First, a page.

AJC Mideast Briefing: The Crisis of Israeli Haredi Judaism

By Ed Rettig, Director, AJC Israel

Spitting on an eight-year-old girl; shouting “whore” at a young female soldier in uniform because she sits in the front section of a bus among men; protesting what they describe as a campaign against them in the media by dressing children in concentration-camp-style uniforms with yellow stars pinned to their chests. These stories and others like them are front-page news in Israel. AJC Executive Director David Harris expressed the outrage we feel in a judicious blog piece highly critical of the appalling behavior coming out of Haredi communities in Jerusalem and the nearby town of Beit Shemesh.

The Hebrew word Haredi means fearful, and connotes, in this context, those Jews who self-identify as God-fearers. They differ from other Orthodox Jews in their determination to avoid involvement with the secular world—and the secular Jewish state—as much as possible. There are an estimated 600,000–700,000 Haredim in the country, making them 7–9 percent of the population.

The male Haredi population typically devotes decades to formal study of Torah, possibly constituting, according to experts, the largest single body of full-time Torah students in Jewish history. Few receive more than a bare-bones elementary education—if that—and would be unprepared to join the workforce even if they wanted to. Haredim tend to have many children (this is considered a great mitzvah and birth control is shunned) and their growth in numbers has been accompanied by an impressive growth in infrastructure. They are a poor community, with about 50 percent living below the poverty line and many of the rest clustering just above it.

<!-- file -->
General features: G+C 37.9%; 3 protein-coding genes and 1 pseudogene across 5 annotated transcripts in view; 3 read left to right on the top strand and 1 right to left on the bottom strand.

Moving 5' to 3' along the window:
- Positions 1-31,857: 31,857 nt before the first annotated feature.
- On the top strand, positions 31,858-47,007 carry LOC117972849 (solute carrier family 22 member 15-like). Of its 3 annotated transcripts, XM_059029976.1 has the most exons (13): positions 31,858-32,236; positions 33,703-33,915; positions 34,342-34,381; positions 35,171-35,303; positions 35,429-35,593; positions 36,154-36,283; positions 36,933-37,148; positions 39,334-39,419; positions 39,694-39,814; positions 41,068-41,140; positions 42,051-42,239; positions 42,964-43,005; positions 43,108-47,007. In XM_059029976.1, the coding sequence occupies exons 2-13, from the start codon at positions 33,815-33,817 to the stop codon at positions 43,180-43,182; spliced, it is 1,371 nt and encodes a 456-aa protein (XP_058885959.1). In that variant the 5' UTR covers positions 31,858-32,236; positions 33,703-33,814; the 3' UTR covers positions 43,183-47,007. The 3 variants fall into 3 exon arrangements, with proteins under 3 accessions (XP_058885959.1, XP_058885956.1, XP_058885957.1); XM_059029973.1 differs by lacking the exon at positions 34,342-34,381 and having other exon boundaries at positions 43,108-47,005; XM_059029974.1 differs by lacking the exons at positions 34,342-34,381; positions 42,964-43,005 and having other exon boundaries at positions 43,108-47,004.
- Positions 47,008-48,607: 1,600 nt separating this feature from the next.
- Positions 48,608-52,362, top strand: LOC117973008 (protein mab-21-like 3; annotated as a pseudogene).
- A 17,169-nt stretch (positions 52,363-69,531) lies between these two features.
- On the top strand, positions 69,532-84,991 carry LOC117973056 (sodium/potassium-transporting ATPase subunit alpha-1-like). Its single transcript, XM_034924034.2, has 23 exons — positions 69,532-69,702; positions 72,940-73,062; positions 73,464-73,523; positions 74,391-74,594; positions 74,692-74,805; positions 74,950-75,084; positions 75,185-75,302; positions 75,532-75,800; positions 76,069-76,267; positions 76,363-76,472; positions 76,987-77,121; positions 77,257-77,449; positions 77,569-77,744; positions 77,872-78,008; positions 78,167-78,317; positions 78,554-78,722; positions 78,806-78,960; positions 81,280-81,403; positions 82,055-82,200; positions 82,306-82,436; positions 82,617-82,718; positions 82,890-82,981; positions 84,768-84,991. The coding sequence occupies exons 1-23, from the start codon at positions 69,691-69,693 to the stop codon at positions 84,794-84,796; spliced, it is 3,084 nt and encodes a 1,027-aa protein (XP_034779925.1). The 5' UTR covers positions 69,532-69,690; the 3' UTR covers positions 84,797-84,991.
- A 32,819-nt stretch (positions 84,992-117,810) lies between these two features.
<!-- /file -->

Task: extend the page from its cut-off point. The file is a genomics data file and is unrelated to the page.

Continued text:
A particularly contentious issue is their exemption from the compulsory military service required of other Israeli Jews. In the early days of the state, Prime Minister David Ben-Gurion agreed to exempt the roughly 400 full-time Torah students in the country at the time, on the assumption that their old-world way of life had no future in the Zionist homeland and so the problem would take care of itself. He was, of course, mistaken, and over the years their number has expanded to include tens of thousands. Much of the non-Haredi Jewish population considers the exemption blatantly unfair, especially given Israel’s difficult security situation, but Haredim claim that the merit of their Torah study in fact protects Israel.